Theatred


Photo by: Brian Roberts Photo by: Brian Roberts

Review: The Duke at the Royal Court

Written for Everything Theatre

It doesn’t happen often that you walk into an auditorium and are personally welcomed by the performer doing the show. Yet, Shôn Dale-Jones does exactly that just before the start of his one-man show The Duke at the Royal Court’s small theatre upstairs. It sets the tone perfectly for a very personal 60 minutes, in which Dale-Jones talks about three things: the process of finishing up a film script he’s worked on for ten years, the aftermath of his mother accidentally breaking a porcelain figure of the Duke of Wellington, and the refugee crisis.

If incorporating these obviously very different strands into one harmonious whole sounds like a bit of a stretch, that’s probably because it is. Subjects one and two flow easily alongside and through one another, taking up by far the biggest chunk of the show. The moments when Dale-Jones talks about refugees, however, are sparse and feel like they’re tacked on exclusively to provide a link with Save the Children; the evening is in aid of their child refugee appeal, and the audience is asked to ‘pay’ for their free ticket by making a donation to the charity at the end of the show. As well as an excellent storyteller, Dale-Jones proves to be a master manipulator as he blatantly cajoles people into donating (‘You are kind, you are generous’ is followed by ‘This is not a competition, but in Plymouth they gave £15 each’.)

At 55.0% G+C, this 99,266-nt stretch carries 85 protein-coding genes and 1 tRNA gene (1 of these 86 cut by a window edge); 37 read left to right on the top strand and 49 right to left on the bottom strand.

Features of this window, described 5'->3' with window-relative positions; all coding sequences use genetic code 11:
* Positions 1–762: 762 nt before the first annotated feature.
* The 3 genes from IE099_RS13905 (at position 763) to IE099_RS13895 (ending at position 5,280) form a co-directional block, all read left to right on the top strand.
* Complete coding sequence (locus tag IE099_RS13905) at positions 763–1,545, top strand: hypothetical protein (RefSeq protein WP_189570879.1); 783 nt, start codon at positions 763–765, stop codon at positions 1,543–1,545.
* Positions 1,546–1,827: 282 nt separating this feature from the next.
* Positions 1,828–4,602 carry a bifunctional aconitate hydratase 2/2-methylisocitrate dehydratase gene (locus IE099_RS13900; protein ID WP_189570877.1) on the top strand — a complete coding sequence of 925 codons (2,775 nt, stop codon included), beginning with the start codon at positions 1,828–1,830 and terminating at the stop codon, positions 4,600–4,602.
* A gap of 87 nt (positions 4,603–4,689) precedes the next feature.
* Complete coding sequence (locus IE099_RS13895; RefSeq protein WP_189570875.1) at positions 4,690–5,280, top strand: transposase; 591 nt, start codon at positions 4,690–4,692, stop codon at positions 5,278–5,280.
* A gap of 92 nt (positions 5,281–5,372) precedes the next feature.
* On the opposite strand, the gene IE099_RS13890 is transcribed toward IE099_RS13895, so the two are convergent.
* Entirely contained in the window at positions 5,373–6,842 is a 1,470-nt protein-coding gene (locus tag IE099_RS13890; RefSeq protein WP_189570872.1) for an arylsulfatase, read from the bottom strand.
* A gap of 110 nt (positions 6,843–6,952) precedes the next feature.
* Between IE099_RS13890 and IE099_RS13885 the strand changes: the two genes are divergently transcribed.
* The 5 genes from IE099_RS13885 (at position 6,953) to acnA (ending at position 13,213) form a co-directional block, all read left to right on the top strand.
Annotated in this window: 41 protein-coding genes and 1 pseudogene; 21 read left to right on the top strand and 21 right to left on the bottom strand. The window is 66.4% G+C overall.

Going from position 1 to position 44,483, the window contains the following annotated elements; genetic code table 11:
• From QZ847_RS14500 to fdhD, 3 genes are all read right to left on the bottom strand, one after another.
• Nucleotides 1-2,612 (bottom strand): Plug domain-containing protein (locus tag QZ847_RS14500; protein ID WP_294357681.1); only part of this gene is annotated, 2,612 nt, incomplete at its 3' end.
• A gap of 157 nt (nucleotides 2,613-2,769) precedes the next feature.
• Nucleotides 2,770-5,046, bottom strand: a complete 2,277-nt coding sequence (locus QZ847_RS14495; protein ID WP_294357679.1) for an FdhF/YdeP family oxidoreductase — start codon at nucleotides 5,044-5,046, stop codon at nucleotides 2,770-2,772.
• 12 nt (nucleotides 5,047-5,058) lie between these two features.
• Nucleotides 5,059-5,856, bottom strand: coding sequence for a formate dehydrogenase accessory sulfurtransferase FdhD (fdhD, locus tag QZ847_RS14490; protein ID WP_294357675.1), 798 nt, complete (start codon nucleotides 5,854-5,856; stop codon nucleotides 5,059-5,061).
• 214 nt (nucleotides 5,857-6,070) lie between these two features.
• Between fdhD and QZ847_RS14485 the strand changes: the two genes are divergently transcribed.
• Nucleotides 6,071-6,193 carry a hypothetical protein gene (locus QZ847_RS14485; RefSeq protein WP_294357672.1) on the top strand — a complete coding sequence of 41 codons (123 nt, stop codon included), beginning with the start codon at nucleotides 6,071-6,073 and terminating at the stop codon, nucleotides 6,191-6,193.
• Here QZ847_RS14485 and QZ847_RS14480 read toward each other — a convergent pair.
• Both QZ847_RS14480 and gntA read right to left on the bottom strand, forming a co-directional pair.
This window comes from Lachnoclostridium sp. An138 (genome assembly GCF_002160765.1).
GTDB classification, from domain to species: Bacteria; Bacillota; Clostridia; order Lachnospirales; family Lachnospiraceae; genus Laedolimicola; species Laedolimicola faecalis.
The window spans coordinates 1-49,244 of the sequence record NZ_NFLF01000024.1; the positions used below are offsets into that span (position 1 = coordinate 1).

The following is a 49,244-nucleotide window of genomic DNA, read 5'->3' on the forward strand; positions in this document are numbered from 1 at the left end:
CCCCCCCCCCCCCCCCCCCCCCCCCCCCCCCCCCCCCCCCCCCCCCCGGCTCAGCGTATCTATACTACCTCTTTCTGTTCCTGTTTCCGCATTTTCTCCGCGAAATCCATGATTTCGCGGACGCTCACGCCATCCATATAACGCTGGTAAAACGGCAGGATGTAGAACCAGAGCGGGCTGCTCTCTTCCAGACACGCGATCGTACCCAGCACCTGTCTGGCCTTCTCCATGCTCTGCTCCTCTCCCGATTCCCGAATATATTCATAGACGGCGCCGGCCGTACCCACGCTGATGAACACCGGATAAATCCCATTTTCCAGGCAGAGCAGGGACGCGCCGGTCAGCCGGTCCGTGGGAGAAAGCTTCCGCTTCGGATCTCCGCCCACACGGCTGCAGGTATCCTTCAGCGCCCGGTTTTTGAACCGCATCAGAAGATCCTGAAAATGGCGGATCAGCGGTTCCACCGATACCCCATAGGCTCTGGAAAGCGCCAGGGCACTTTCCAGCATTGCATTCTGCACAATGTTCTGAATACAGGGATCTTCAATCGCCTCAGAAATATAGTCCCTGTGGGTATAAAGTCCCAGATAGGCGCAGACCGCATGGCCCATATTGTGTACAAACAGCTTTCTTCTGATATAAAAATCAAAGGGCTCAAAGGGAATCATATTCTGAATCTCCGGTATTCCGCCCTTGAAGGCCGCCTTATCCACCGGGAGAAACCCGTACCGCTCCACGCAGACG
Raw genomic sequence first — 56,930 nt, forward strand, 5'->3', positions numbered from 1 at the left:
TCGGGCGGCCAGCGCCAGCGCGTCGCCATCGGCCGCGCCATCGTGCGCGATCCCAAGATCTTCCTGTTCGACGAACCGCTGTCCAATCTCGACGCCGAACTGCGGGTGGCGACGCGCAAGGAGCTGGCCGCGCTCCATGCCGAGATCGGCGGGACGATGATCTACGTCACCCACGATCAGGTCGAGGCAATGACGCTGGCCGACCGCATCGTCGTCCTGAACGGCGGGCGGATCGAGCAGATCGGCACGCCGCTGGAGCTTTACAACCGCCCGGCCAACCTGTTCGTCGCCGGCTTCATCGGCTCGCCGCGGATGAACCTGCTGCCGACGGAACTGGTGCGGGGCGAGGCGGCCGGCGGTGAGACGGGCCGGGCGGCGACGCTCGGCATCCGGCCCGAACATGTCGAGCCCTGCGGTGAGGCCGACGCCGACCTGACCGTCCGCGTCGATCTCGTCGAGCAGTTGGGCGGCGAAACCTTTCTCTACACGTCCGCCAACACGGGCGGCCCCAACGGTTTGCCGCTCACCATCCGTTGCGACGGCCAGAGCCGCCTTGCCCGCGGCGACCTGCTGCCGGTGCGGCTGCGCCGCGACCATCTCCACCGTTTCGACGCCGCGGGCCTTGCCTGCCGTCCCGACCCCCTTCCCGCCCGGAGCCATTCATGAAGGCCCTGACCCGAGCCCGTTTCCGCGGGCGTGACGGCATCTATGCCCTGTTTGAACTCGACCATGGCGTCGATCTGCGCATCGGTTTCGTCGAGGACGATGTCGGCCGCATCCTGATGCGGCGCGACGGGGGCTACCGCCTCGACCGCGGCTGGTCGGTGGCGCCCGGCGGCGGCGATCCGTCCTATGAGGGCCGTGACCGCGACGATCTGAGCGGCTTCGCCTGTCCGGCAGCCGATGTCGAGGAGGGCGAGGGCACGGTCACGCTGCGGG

The overall tone of the show alternates between humourous (most of the time) and earnest, occasionally straying into sentimental-but-not-soppy. While talking us through his quest to replace The Duke, Dale-Jones also does all the tech himself, from the laptop he has in front of him. Surprisingly, this very nuts and bolts approach works remarkably well, despite not being the smoothest. With the house lights up as well, and the occasional bit of audience interaction, it all adds to an informal atmosphere that feels more like a family gathering than a theatre performance. Of course, you do need a considerable amount of confidence and charm to pull this off, and Dale-Jones doesn’t seem short of either. So, while it’s definitely not a format I would recommend to most performers, in this case it was a fantastic find. The shows are the Court are all booked up, but you can experience it for yourself when the show comes to the Barbican next month. And if you do, don’t forget to donate, like the kind and generous person that you are.

This show has now completed its run at the Royal Court